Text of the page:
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Andy Warhol. Marilyn, 1971. Silkscreen. Museum purchase through the John Needles Chester Fund 1983-8-1
Andy Warhol. Marilyn, 1971. Silkscreen. Museum purchase through the John Needles Chester Fund 1983-8-1
Andy Warhol
1971

35.75 x 35.75 in. (91 x 91 cm)

After graduating in graphic design from the Carnegie Institute of Technology in Pittsburgh in 1949, Andy Warhol soon became a successful commercial artist. In the early 1960s, he became one of the leading figures of the American pop art movement.

Warhol used the silkscreen process borrowed from advertising to repeat single images of consumer goods, such as Brillo boxes and Campbell's soup cans, and Hollywood celebrities, including Elvis Presley and Marilyn Monroe. The Marilyn Monroe series, initiated soon after the movie star's death in 1962, exemplifies Warhol's practice of equating commercial goods and celebrities; all are transformed into icons to be painted and subsequently sold at galleries.

Marilyn at Krannert Art Museum illustrates Warhol's deliberately sloppy approach; its forms and contours are flawed by the intentional misalignment of screens, uneven inking, and occasional smears. The artwork shows no trace of expressive gesture or artistic individuality. The image is not a representation of Monroe so much as a mechanical reproduction of her image as a popular icon. Warhol detaches the signifier (the image) from the signified (Marilyn Monroe) to demonstrate the power of representation in the commodity-centered culture of America.

Text by Li-Lin Tseng, from Krannert Art Museum: Selected Works, 2008

 

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Charles Burchfield. The Four Seasons, 1949–1960. Watercolor. Festival of Arts Purchase Fund 1961-2-1
Charles Burchfield. The Four Seasons, 1949–1960. Watercolor. Festival of Arts Purchase Fund 1961-2-1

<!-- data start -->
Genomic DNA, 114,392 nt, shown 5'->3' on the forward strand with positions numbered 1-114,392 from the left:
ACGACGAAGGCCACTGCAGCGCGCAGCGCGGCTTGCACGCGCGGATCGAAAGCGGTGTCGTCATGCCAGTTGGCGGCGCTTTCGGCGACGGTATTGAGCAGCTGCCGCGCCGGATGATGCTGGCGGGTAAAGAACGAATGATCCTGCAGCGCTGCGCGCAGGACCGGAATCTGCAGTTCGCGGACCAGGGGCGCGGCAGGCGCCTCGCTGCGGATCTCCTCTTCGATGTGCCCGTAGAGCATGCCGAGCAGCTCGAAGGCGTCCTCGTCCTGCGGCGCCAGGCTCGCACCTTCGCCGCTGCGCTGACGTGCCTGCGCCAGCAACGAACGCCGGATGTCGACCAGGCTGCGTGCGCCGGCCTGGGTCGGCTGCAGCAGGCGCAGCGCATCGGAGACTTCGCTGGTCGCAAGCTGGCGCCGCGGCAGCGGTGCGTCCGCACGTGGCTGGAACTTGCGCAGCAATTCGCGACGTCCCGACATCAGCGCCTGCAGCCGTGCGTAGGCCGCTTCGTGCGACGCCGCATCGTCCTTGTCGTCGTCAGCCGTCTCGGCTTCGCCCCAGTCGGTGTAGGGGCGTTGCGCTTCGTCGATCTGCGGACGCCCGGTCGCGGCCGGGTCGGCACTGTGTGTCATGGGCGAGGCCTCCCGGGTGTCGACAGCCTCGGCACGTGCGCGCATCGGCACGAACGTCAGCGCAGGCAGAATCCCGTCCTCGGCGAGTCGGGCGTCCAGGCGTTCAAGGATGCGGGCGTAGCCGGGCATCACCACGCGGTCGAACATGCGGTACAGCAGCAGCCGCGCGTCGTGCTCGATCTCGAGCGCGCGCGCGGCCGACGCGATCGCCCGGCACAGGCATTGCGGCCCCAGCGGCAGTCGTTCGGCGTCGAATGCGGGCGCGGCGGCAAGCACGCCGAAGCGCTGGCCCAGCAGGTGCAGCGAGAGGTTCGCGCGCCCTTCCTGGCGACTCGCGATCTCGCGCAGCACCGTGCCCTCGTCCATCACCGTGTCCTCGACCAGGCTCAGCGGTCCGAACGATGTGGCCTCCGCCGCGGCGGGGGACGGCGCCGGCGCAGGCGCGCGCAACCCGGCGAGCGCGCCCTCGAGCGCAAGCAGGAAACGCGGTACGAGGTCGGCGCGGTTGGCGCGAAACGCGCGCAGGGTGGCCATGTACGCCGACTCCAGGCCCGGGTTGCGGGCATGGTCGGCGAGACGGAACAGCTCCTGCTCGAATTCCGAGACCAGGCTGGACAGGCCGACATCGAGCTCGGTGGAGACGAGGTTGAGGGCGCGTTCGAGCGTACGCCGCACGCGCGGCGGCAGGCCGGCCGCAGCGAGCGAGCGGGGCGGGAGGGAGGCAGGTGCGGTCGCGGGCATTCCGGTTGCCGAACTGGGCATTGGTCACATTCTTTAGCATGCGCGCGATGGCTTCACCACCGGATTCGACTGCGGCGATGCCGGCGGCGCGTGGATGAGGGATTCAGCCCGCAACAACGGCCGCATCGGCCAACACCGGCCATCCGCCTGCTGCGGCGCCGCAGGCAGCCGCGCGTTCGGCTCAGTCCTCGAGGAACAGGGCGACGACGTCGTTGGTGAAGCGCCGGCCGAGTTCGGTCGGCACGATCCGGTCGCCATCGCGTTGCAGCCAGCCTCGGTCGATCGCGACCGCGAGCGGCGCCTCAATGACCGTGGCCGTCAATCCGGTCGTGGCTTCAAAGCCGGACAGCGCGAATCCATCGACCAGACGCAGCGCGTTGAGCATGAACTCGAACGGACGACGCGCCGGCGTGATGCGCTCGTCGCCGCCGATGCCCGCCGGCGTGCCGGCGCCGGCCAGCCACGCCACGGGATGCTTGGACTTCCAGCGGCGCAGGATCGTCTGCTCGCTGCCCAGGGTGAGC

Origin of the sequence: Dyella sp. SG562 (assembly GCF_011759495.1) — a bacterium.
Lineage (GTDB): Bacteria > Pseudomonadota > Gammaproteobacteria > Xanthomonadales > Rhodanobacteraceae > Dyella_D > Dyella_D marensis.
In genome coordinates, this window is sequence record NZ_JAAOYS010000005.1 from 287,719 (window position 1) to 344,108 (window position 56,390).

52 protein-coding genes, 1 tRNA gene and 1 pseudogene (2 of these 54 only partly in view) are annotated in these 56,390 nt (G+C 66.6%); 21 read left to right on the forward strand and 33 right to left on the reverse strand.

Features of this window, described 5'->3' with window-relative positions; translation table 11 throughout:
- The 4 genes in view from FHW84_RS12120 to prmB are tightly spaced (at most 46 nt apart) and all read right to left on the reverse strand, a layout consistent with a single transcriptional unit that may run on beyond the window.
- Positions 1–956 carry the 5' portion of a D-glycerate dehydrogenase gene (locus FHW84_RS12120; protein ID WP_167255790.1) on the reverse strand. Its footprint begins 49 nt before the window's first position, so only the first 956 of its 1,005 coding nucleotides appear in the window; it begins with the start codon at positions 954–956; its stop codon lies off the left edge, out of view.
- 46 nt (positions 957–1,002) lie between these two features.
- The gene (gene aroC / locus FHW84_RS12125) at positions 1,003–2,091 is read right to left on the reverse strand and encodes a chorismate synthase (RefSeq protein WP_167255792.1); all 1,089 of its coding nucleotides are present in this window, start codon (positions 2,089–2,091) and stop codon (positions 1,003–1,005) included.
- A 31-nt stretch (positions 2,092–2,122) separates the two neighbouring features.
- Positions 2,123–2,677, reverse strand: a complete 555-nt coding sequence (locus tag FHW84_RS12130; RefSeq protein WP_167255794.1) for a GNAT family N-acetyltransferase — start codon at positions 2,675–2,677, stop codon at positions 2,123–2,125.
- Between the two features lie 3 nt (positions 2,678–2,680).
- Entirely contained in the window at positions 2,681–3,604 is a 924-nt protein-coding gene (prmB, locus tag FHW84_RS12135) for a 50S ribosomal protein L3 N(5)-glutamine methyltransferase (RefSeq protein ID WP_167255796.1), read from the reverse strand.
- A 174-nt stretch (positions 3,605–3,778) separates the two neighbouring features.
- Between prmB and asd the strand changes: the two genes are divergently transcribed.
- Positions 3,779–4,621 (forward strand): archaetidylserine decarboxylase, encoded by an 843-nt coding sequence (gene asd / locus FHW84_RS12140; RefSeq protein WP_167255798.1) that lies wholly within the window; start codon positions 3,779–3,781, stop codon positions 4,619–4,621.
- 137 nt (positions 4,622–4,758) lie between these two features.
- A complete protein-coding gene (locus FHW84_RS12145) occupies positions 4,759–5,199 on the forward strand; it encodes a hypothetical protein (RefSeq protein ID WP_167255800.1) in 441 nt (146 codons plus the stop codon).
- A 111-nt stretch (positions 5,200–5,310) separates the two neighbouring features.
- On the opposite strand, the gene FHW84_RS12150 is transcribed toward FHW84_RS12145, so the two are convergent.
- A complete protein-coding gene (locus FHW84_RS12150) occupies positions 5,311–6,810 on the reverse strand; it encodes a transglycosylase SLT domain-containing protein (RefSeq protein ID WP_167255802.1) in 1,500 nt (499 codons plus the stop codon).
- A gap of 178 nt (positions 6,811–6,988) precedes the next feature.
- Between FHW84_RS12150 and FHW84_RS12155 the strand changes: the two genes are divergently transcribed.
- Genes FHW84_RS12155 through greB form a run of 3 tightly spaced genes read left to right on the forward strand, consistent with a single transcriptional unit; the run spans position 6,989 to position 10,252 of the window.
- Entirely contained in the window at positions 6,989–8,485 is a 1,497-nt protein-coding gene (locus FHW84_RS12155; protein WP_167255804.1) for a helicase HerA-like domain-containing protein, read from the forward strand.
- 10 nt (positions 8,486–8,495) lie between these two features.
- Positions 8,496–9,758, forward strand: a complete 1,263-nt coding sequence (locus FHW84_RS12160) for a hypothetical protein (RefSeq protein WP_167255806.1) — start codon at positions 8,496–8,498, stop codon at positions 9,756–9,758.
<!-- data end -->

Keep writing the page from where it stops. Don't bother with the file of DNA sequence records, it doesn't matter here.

Charles Burchfield
1949–1960

56 x 48 inches

In an entry in his journal in 1916, Charles Burchfield scribbled an idea for painting "a tree showing winter at the bottom, Spring in the lower branches, summer in the upper with Autumn crowning the top with fruit." He was long fascinated by the subject of seasonal change, but the late watercolor The Four Seasons is the closest he ever came to realizing the ambition of representing it.

The foreground of this wooded scene is a shadowy winter landscape. A rich autumnal passage between the two foremost trees marks not only seasonal transformation but also a transition from the exterior to a bright, cathedral-like interior space and a spring landscape of yellows and greens. In the middle ground, a screen of trees forming pointed Gothic arches opens onto a summer landscape in the distance. The arches also point toward a life-giving sun that imbues the interior space with warmth and energy. As rays of light fall on the foreground trees, their branches fairly burst into orange flame. Burchfield's pictorial language of semi-abstract, calligraphic brushstrokes lends a sense of animate presence to this pictorial meditation on seasonal and spiritual metamorphosis.

In his early work in watercolor, Burchfield's preferred medium, he explored natural subjects around his hometown of Salem, Ohio. While his work of the 1920s and '30s focused on urban subject matter and the "American scene," in the 1940s he returned to painting the natural world, often reworking landscapes he had begun early in his career. The spiritual intensity of these late works places them in a romantic tradition extending back to the nineteenth-century landscapes of painters such as Casper David Friedrich and Thomas Cole.

Text by Michael Gaudio, from Krannert Art Museum: Selected Works, 2008